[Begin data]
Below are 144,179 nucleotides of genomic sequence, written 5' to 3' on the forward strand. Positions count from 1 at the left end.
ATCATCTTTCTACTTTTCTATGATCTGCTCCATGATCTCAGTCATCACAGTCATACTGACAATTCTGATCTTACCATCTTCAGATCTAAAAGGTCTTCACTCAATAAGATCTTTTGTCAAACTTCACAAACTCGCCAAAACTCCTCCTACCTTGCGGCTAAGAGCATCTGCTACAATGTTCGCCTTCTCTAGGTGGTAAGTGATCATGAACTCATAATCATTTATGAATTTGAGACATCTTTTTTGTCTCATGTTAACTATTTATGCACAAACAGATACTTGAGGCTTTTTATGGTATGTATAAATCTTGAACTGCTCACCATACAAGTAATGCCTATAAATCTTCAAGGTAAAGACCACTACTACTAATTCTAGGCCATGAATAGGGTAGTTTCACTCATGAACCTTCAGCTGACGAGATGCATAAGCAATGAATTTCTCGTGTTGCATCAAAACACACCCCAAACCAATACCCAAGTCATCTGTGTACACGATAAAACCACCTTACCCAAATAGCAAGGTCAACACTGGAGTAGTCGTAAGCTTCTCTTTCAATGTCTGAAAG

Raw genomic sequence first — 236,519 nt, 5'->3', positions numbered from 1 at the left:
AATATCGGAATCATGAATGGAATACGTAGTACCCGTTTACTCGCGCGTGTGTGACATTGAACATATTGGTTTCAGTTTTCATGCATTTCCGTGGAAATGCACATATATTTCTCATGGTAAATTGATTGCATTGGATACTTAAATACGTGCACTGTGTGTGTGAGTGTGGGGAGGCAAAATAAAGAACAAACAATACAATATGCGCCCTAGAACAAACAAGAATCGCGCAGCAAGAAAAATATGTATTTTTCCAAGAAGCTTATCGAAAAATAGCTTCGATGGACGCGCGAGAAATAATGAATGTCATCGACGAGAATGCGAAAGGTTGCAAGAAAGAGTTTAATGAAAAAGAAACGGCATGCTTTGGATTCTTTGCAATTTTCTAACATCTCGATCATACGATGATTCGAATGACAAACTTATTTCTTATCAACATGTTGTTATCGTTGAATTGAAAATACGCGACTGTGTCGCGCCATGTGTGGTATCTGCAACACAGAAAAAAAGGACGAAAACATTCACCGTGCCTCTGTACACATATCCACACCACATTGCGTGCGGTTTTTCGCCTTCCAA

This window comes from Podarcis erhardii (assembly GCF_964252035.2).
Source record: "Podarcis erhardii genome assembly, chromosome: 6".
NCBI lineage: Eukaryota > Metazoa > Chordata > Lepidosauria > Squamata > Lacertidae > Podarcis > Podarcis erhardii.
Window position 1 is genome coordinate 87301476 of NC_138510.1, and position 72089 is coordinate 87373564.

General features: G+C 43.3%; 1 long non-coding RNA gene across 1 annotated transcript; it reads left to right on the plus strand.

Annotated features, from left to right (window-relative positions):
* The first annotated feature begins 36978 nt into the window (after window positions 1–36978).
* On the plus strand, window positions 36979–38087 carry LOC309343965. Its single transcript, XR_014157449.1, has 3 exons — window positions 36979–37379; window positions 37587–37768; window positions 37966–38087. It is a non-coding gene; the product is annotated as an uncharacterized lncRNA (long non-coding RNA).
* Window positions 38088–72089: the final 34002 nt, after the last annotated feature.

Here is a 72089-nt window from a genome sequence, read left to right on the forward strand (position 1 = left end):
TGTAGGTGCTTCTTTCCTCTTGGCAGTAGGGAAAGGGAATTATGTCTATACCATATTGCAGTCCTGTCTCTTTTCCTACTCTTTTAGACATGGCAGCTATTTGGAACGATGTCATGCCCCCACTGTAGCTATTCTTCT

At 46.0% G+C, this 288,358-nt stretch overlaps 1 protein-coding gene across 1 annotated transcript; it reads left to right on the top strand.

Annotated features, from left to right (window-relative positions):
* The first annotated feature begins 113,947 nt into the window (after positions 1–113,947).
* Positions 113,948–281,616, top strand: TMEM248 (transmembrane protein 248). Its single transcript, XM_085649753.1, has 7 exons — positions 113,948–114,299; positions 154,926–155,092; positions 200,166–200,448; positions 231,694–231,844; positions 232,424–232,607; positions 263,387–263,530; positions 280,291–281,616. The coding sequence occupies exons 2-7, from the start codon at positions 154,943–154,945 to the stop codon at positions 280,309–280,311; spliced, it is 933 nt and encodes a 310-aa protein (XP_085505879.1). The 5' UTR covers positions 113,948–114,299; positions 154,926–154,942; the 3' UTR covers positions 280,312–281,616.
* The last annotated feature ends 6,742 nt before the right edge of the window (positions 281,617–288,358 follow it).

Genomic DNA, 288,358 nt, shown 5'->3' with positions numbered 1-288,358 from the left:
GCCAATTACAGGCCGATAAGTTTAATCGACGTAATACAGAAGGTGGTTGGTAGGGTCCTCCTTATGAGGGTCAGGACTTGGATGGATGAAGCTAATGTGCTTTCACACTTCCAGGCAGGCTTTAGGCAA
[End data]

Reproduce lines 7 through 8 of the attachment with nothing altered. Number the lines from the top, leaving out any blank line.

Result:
NCBI lineage: Eukaryota > Metazoa > Chordata > Lepidosauria > Squamata > Lacertidae > Podarcis > Podarcis erhardii.
Window position 1 is genome coordinate 87301476 of NC_138510.1, and position 72089 is coordinate 87373564.